An Engrossing Tale of Hoops, Home Sales and Homicide
Introducing Cold Crossover, a chilling Northwest Mystery by Tom Kelly, the first in the Ernie Creekmore series.
Linnbert “Cheese” Oliver, hard-luck high school basketball hero in the Northwest town of North Fork, is missing on a late-night ferry. And for real estate agent Ernie Creekmore, his father figure, friend and former coach, the news hits hard. Ernie’s suffered too much loss and pain in his life — his wife, a state basketball championship, a mysterious medical malady — and he just can’t accept the idea that Cheese might have taken his own life. Working with sheriff’s detective Harvey Johnston, Ernie uses his contacts in real estate and hoops to trace Cheese’s movements. Meanwhile, hints at possible foul play turn up in pieces of North Fork’s rough-and-tumble history in fishing, logging and railroading, and the past and the present violently collide in a series of heart-stopping moments that peel back layers of greed, secrets and twisted family ties that refuse to stay buried.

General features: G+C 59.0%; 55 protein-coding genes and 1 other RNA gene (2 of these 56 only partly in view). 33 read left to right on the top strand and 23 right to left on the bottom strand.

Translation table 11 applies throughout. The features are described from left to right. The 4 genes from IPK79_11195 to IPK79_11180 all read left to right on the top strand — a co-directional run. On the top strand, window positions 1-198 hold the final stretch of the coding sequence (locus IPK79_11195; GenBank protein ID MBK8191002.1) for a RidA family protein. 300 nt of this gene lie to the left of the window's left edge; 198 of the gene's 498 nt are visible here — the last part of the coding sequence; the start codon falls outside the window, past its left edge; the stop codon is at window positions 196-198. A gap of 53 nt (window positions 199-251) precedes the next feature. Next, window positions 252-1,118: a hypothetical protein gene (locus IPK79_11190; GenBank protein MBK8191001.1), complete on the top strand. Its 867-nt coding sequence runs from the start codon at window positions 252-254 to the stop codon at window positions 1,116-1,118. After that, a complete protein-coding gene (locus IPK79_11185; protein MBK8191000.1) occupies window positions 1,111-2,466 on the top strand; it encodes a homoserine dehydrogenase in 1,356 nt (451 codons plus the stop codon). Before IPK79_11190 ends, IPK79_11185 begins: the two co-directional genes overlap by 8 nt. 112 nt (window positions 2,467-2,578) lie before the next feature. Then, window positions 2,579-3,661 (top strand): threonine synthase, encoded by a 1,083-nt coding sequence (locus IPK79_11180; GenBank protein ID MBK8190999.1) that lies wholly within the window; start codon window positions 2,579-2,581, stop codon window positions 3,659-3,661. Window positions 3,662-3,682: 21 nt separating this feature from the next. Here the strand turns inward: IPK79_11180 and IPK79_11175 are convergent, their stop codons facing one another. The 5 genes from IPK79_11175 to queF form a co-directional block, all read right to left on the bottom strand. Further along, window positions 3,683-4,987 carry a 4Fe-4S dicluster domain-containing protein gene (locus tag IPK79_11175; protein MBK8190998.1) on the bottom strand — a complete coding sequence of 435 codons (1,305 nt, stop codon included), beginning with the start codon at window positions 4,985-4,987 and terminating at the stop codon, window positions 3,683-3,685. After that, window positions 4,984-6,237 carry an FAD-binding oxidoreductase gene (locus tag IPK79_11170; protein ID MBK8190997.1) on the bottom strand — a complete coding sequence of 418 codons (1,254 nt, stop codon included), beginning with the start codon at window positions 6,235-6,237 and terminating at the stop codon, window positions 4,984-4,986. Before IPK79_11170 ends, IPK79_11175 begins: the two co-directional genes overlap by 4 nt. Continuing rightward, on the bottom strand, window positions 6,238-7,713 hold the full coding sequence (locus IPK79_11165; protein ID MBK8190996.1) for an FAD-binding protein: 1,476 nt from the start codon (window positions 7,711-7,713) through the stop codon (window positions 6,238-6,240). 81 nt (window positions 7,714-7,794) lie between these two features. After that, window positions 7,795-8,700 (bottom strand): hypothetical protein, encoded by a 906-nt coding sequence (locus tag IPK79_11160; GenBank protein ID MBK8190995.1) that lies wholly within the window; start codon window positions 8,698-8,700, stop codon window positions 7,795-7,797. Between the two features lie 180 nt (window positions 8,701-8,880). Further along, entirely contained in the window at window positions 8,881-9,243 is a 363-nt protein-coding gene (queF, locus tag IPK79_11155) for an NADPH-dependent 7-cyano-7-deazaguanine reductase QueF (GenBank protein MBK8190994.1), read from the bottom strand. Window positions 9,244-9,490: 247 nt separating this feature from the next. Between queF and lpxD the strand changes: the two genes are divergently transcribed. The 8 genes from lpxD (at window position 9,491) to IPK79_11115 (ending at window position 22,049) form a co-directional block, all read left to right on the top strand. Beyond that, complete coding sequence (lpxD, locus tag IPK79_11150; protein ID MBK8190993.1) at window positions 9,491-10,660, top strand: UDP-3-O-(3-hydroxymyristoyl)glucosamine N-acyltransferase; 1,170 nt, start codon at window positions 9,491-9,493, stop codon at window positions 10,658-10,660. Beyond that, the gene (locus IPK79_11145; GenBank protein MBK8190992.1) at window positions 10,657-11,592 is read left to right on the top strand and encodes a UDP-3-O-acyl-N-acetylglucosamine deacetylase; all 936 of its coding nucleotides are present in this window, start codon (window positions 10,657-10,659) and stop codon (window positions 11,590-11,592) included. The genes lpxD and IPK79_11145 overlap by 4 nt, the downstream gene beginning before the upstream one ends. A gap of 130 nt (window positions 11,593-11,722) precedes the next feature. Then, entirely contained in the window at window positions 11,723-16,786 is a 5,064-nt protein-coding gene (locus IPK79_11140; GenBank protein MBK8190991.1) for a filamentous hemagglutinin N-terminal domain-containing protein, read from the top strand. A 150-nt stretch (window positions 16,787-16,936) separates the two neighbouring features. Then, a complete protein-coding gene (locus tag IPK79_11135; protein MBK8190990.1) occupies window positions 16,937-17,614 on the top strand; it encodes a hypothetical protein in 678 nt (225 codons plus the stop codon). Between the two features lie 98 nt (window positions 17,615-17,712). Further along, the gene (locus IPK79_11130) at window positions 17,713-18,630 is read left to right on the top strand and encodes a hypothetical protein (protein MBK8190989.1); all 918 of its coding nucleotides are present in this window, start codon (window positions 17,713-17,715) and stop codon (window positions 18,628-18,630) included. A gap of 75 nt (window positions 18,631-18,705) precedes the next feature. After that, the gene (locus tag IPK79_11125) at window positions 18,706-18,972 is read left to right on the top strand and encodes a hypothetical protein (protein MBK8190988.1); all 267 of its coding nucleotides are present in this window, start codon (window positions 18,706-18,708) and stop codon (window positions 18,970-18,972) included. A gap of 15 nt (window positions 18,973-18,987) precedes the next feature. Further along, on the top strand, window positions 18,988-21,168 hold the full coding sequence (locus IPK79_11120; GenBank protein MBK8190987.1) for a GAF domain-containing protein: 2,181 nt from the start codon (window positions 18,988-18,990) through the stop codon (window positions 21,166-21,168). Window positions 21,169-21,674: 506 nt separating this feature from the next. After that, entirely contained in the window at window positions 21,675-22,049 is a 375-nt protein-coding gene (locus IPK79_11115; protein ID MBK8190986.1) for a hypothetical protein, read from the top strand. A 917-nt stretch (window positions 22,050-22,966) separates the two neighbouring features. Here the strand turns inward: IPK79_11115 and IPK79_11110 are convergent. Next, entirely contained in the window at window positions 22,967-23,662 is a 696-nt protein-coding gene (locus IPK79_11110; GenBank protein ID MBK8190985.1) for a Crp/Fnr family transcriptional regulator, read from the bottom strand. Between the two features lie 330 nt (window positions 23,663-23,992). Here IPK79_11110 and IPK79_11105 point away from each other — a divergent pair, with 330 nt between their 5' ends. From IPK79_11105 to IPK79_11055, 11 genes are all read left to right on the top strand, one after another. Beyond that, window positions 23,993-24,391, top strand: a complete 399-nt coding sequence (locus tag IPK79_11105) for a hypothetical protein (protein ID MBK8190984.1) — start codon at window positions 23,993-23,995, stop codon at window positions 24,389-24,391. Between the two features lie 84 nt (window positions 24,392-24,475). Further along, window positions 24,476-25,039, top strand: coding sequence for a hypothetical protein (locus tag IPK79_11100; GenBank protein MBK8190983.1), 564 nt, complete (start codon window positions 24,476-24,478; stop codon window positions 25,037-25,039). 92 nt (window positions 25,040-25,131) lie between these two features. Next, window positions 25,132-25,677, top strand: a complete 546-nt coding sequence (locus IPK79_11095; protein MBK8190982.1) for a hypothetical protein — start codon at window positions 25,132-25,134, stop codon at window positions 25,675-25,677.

Reviews for Cold Crossover
“A long-time coach goes on a search for the best player he ever had in a mystery that will keep you reading deep into the roots of its Pacific Northwest setting.” – Danny O’Neil, Seattle Times
“Cold Crossover is a riveting mystery based on the drama of small-town high school basketball, complete with the missed shot no local will ever forget. Along the way, Tom Kelly takes the reader from the Northwest’s wild frontier days to its equally crazy present as a real-estate mecca. Kelly weaves the ferries, crabbers, and timber-men of his region into a timeless and page-turning tale.” – Jim Ragsdale, Minneapolis Star-Tribune
“Award-winning real estate writer Tom Kelly makes a terrific transition into fiction, offering a small-town hero as the center of a big-time story. Kelly clearly knows his territory, including the energy and emotions surrounding a state high-school basketball tournament. A successful merging of past and present, Cold Crossover catches some colorful characters along the way to its captivating climax.” – Alan J. Heavens, Philadelphia Inquirer